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Vectors and Gene Therapy


  1. Edward A. Burton1,
  2. David J. Fink2,
  3. Joseph C. Glorioso2

Published Online: 15 SEP 2006

DOI: 10.1002/3527600906.mcb.200400087

Reviews in Cell Biology and Molecular Medicine

Reviews in Cell Biology and Molecular Medicine

How to Cite

Burton, E. A., Fink, D. J. and Glorioso, J. C. 2006. Vectors and Gene Therapy. Reviews in Cell Biology and Molecular Medicine. .

Author Information

  1. 1

    University of Pittsburgh, Pittsburgh, PA, USA

  2. 2

    University of Michigan, Ann Arbor, MI, USA

Publication History

  1. Published Online: 15 SEP 2006


Gene therapy may be defined as the introduction of genetic sequences into cells of a living organism, resulting in an alteration of cell or tissue function in a manner that corrects or treats a pathological process.

This might be accomplished in one of two broad ways: (1) The therapeutic genetic material is transported ex vivo into cells taken from a patient—the cells can be subsequently reintroduced, with or without expansion, as an homologous cell transplant. The reintroduced cells engraft and produce a therapeutic product that can alter the biology of the transduced cell to correct a genetic abnormality or deficiency, or may serve as a factory for production of a protein product used by other tissues exposed to the circulation. (2) The therapeutic genetic material is introduced into the cells of the body by direct in vivo gene transfer. Direct in vivo gene transfer may be used if procurement of appropriate cell explants requires unacceptably invasive procedures, or for gene transfer to essentially nonregenerating tissues (e.g. brain or heart).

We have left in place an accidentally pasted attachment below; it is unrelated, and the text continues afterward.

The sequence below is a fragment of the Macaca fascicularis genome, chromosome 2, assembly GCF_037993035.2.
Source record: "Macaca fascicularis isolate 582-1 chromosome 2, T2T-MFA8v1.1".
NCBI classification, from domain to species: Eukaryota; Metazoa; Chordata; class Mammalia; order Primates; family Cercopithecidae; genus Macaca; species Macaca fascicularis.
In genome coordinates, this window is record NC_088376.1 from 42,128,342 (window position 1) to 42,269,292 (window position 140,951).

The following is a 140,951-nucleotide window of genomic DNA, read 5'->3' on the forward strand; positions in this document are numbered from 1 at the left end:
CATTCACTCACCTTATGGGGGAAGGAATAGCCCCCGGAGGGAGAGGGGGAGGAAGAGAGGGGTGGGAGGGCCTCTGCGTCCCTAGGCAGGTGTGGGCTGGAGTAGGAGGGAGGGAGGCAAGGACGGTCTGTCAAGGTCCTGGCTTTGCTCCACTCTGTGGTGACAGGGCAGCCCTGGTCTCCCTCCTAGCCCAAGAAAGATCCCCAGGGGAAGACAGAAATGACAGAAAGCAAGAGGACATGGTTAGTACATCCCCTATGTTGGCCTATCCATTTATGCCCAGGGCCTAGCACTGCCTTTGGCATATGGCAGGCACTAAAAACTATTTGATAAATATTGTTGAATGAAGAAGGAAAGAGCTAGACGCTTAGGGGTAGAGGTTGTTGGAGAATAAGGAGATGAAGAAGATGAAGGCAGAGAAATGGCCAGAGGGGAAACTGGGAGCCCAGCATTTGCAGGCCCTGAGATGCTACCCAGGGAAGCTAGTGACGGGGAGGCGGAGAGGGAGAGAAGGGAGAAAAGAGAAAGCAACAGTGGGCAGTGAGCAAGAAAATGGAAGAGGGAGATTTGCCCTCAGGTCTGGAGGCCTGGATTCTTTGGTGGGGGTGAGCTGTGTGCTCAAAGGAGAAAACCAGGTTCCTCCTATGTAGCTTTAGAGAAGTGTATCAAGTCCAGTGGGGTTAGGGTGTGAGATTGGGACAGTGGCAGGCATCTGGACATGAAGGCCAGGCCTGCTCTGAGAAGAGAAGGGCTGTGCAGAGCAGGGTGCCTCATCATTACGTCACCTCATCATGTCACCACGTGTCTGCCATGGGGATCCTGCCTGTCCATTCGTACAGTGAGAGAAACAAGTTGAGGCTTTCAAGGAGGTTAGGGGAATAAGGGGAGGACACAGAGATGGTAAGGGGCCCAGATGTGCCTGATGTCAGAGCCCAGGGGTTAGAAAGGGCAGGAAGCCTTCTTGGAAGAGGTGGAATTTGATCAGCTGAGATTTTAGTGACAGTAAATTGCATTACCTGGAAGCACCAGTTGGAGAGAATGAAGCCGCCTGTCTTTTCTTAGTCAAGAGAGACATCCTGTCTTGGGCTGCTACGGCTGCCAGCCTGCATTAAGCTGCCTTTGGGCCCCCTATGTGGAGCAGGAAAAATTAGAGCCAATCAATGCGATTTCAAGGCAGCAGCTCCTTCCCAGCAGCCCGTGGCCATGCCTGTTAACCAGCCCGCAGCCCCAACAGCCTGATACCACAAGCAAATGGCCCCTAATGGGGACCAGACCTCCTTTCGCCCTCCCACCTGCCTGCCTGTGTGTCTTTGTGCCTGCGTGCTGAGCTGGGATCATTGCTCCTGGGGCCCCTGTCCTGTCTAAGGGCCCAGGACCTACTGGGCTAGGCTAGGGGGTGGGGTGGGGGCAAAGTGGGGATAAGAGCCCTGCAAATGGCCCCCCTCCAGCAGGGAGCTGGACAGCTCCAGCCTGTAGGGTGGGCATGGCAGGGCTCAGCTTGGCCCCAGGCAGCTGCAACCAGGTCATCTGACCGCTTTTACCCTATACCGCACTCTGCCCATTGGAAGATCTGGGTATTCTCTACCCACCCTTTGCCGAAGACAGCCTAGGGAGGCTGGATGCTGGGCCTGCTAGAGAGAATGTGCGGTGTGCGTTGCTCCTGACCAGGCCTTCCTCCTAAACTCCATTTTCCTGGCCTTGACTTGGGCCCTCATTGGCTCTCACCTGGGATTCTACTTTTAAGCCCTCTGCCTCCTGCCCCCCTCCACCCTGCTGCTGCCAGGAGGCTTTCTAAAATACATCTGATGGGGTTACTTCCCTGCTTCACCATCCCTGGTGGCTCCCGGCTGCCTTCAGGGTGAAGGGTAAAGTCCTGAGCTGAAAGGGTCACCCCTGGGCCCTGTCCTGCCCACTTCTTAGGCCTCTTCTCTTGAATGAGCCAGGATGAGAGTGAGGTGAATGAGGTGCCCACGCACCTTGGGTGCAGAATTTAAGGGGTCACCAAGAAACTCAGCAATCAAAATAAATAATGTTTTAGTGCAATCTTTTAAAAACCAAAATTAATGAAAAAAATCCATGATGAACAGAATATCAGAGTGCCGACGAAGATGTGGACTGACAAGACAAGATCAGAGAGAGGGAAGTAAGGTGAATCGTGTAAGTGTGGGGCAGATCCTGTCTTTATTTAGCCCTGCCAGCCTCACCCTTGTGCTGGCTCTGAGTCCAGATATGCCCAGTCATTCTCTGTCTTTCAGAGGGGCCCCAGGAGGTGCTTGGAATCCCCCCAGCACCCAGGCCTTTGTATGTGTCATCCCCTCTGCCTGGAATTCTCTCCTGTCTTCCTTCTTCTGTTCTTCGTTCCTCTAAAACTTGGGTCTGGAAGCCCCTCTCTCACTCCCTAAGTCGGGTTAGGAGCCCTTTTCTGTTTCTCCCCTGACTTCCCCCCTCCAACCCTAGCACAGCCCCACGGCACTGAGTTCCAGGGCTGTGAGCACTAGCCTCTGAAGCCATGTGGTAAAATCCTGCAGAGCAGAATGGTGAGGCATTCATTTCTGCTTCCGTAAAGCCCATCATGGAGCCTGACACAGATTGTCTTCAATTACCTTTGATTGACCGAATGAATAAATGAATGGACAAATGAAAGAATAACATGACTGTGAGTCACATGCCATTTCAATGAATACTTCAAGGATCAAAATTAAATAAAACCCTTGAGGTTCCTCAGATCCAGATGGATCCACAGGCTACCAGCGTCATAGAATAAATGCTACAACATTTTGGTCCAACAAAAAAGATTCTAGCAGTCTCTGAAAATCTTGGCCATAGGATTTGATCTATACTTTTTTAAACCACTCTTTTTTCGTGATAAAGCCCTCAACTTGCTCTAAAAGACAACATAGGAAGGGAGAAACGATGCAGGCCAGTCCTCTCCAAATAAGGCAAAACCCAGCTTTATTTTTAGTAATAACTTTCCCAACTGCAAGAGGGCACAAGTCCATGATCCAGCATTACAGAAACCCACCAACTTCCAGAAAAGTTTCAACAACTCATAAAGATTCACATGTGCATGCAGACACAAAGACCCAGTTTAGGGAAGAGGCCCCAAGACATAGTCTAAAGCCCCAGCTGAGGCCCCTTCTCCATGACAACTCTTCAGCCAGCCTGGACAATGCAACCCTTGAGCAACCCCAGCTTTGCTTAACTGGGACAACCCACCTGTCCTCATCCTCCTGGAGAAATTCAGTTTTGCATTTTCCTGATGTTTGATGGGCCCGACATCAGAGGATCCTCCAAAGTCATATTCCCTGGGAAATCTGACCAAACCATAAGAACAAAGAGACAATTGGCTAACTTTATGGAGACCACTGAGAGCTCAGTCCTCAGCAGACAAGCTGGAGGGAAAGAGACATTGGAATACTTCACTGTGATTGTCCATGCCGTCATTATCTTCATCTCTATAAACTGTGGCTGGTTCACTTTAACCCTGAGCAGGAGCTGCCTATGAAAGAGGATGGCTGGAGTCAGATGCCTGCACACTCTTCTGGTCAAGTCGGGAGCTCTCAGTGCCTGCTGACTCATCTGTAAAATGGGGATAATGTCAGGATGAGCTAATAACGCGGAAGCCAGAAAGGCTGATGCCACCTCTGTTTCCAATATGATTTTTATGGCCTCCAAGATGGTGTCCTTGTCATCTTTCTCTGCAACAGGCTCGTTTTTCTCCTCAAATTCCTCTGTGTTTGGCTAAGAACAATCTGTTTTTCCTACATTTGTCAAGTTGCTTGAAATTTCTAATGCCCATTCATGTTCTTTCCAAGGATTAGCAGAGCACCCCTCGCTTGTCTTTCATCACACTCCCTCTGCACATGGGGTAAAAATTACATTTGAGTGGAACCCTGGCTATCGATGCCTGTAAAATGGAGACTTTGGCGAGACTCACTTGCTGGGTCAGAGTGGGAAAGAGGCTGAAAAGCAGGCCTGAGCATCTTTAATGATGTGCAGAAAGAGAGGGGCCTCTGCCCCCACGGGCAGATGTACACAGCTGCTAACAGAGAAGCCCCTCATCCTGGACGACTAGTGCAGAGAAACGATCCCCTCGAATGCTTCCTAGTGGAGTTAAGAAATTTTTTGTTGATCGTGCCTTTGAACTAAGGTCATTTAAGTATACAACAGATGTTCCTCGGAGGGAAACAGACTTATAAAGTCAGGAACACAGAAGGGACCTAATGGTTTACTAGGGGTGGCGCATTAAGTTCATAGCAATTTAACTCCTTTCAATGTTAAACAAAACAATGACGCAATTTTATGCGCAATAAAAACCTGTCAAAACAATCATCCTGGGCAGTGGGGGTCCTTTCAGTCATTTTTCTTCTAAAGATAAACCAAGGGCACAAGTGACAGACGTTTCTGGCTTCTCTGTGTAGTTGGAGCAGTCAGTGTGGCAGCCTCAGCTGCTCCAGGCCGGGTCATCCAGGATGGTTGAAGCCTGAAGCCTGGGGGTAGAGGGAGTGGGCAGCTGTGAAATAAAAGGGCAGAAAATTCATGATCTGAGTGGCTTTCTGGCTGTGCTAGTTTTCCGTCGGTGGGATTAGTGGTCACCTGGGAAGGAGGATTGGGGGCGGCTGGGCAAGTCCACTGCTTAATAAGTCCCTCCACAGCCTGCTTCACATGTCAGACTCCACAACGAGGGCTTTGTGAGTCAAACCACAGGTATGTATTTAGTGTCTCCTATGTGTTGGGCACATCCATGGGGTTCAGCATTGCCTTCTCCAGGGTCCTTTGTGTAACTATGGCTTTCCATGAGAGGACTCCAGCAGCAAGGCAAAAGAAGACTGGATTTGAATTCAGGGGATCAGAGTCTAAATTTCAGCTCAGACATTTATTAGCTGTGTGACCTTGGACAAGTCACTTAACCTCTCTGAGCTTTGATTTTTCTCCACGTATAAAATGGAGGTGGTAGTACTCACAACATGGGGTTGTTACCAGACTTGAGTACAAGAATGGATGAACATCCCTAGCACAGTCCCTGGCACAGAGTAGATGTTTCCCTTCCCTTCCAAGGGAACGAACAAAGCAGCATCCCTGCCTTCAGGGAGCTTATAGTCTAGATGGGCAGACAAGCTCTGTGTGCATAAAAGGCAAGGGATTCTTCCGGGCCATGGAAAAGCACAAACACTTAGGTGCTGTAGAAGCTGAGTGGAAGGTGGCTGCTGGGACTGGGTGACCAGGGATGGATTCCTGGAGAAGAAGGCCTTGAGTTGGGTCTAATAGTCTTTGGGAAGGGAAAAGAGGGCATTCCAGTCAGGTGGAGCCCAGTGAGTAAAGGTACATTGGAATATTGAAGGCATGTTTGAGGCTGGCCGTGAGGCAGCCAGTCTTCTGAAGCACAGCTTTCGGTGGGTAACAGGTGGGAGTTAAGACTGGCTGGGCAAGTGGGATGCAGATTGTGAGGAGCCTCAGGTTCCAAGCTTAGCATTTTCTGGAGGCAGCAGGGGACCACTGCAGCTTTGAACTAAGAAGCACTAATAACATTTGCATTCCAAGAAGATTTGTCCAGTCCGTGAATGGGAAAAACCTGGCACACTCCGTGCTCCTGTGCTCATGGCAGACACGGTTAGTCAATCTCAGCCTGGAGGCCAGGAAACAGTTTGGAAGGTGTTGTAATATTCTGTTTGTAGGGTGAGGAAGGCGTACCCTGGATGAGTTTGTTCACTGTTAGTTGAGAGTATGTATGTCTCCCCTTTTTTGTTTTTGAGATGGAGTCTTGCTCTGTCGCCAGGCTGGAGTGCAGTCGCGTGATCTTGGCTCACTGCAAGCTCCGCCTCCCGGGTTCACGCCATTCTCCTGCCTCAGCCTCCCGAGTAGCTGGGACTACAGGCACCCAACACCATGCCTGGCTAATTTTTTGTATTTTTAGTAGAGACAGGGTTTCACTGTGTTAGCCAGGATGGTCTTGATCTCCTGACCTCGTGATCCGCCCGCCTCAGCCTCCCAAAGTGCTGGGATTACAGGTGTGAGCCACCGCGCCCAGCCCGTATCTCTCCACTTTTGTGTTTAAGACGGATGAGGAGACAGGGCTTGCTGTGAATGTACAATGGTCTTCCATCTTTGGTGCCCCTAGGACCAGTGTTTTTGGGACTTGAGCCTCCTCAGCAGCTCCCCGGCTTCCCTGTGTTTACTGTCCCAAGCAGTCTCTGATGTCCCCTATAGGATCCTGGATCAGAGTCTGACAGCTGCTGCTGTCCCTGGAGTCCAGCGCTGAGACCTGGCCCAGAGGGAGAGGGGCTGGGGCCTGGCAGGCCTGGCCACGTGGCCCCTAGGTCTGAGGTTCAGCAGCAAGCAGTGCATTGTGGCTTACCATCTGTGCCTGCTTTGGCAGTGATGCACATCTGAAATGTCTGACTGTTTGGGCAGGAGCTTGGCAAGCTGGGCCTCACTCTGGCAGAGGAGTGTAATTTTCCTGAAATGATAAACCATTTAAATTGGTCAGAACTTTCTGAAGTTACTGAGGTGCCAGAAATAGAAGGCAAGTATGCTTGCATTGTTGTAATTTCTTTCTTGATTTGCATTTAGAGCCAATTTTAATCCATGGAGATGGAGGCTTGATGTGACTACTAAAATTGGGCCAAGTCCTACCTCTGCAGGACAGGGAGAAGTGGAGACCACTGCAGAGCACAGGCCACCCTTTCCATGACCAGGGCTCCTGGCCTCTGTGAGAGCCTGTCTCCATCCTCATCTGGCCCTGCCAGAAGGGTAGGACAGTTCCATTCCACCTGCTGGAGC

The genetic material transferred (“transgene”) may encode a complete therapeutic gene to replace a defective function, or coding sequences whose products interfere with an acquired or inherited pathologic cellular function. Gene transfer may also be used to enhance normal function to achieve a therapeutic effect, such as the induction of an immune response or the reversal of autoimmune activity. Finally, a large effort in gene therapy has been directed toward the use of gene transfer to destroy unwanted tissue, such as malignant cells, or fight infectious agents, such as human immune deficiency virus (HIV).

The diverse potential gene therapy applications suggest that genes as molecular medicines hold great promise for the future. In part this promise is beginning to be realized, but much more research (and testing in patients) is required before gene therapy becomes standard medical practice.


  • Adeno-associated Virus;
  • Adenovirus;
  • Ex vivo Gene Transfer;
  • Gene Therapy;
  • Gene Transfer Vector;
  • Herpes Simplex Virus;
  • In vivo Gene Transfer;
  • Lentivirus;
  • Nonviral Vector;
  • Replication defective;
  • Tropism;
  • Viral Vector